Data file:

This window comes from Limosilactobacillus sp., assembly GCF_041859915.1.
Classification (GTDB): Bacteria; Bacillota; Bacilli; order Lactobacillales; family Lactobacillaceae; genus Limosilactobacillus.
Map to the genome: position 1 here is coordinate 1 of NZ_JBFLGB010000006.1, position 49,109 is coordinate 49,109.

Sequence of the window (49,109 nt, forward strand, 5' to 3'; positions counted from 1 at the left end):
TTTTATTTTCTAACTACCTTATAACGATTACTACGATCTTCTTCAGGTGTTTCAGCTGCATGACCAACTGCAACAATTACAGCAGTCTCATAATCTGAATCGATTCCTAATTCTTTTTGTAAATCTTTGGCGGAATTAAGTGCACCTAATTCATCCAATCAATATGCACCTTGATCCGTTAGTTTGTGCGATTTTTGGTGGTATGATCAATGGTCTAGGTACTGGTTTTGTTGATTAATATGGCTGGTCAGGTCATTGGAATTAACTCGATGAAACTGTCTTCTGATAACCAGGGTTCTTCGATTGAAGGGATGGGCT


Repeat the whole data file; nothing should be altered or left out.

This window comes from Limosilactobacillus sp., assembly GCF_041859915.1.
Classification (GTDB): Bacteria; Bacillota; Bacilli; order Lactobacillales; family Lactobacillaceae; genus Limosilactobacillus.
Map to the genome: position 1 here is coordinate 1 of NZ_JBFLGB010000006.1, position 49,109 is coordinate 49,109.

Sequence of the window (49,109 nt, forward strand, 5' to 3'; positions counted from 1 at the left end):
TTTTATTTTCTAACTACCTTATAACGATTACTACGATCTTCTTCAGGTGTTTCAGCTGCATGACCAACTGCAACAATTACAGCAGTCTCATAATCTGAATCGATTCCTAATTCTTTTTGTAAATCTTTGGCGGAATTAAGTGCACCTAATTCATCCAATCAATATGCACCTTGATCCGTTAGTTTGTGCGATTTTTGGTGGTATGATCAATGGTCTAGGTACTGGTTTTGTTGATTAATATGGCTGGTCAGGTCATTGGAATTAACTCGATGAAACTGTCTTCTGATAACCAGGGTTCTTCGATTGAAGGGATGGGCT